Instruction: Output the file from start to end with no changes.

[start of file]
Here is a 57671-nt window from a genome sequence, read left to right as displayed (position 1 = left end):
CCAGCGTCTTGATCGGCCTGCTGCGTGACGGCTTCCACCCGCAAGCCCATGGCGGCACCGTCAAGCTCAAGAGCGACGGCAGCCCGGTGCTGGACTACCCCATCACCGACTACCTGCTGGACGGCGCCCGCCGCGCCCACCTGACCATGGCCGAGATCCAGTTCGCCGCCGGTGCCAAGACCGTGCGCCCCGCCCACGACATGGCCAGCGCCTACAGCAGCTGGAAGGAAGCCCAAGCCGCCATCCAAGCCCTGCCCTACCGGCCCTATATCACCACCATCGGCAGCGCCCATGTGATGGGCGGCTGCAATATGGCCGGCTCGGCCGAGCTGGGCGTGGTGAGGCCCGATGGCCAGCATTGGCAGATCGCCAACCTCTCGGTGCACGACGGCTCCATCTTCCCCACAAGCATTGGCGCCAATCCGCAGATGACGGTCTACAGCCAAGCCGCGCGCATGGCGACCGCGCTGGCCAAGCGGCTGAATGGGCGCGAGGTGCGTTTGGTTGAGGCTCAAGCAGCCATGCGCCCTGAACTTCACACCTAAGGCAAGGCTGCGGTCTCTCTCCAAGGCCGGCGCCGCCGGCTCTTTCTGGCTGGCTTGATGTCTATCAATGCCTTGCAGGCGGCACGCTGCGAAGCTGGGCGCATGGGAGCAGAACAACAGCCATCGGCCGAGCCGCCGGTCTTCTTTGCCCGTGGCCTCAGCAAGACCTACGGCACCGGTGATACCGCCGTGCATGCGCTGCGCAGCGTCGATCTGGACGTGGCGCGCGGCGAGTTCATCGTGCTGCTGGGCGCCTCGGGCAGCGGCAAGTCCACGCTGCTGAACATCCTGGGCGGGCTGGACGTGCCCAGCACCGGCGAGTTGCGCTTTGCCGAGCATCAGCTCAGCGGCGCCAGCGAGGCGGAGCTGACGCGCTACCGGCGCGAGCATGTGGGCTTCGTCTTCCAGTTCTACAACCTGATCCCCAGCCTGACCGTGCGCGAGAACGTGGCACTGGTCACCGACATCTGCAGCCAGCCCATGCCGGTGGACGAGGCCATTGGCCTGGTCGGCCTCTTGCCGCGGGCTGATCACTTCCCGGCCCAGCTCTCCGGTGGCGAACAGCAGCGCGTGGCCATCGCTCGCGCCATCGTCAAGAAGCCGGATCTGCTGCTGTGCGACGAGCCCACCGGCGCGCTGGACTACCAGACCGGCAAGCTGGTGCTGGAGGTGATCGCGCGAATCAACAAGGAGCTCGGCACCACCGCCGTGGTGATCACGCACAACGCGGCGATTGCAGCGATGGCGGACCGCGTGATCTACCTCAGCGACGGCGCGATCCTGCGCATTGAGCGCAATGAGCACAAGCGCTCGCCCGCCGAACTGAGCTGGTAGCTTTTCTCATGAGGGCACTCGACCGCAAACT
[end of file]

Here is a 57671-nt window from a genome sequence, read left to right as displayed (position 1 = left end):
CCAGCGTCTTGATCGGCCTGCTGCGTGACGGCTTCCACCCGCAAGCCCATGGCGGCACCGTCAAGCTCAAGAGCGACGGCAGCCCGGTGCTGGACTACCCCATCACCGACTACCTGCTGGACGGCGCCCGCCGCGCCCACCTGACCATGGCCGAGATCCAGTTCGCCGCCGGTGCCAAGACCGTGCGCCCCGCCCACGACATGGCCAGCGCCTACAGCAGCTGGAAGGAAGCCCAAGCCGCCATCCAAGCCCTGCCCTACCGGCCCTATATCACCACCATCGGCAGCGCCCATGTGATGGGCGGCTGCAATATGGCCGGCTCGGCCGAGCTGGGCGTGGTGAGGCCCGATGGCCAGCATTGGCAGATCGCCAACCTCTCGGTGCACGACGGCTCCATCTTCCCCACAAGCATTGGCGCCAATCCGCAGATGACGGTCTACAGCCAAGCCGCGCGCATGGCGACCGCGCTGGCCAAGCGGCTGAATGGGCGCGAGGTGCGTTTGGTTGAGGCTCAAGCAGCCATGCGCCCTGAACTTCACACCTAAGGCAAGGCTGCGGTCTCTCTCCAAGGCCGGCGCCGCCGGCTCTTTCTGGCTGGCTTGATGTCTATCAATGCCTTGCAGGCGGCACGCTGCGAAGCTGGGCGCATGGGAGCAGAACAACAGCCATCGGCCGAGCCGCCGGTCTTCTTTGCCCGTGGCCTCAGCAAGACCTACGGCACCGGTGATACCGCCGTGCATGCGCTGCGCAGCGTCGATCTGGACGTGGCGCGCGGCGAGTTCATCGTGCTGCTGGGCGCCTCGGGCAGCGGCAAGTCCACGCTGCTGAACATCCTGGGCGGGCTGGACGTGCCCAGCACCGGCGAGTTGCGCTTTGCCGAGCATCAGCTCAGCGGCGCCAGCGAGGCGGAGCTGACGCGCTACCGGCGCGAGCATGTGGGCTTCGTCTTCCAGTTCTACAACCTGATCCCCAGCCTGACCGTGCGCGAGAACGTGGCACTGGTCACCGACATCTGCAGCCAGCCCATGCCGGTGGACGAGGCCATTGGCCTGGTCGGCCTCTTGCCGCGGGCTGATCACTTCCCGGCCCAGCTCTCCGGTGGCGAACAGCAGCGCGTGGCCATCGCTCGCGCCATCGTCAAGAAGCCGGATCTGCTGCTGTGCGACGAGCCCACCGGCGCGCTGGACTACCAGACCGGCAAGCTGGTGCTGGAGGTGATCGCGCGAATCAACAAGGAGCTCGGCACCACCGCCGTGGTGATCACGCACAACGCGGCGATTGCAGCGATGGCGGACCGCGTGATCTACCTCAGCGACGGCGCGATCCTGCGCATTGAGCGCAATGAGCACAAGCGCTCGCCCGCCGAACTGAGCTGGTAGCTTTTCTCATGAGGGCACTCGACCGCAAACT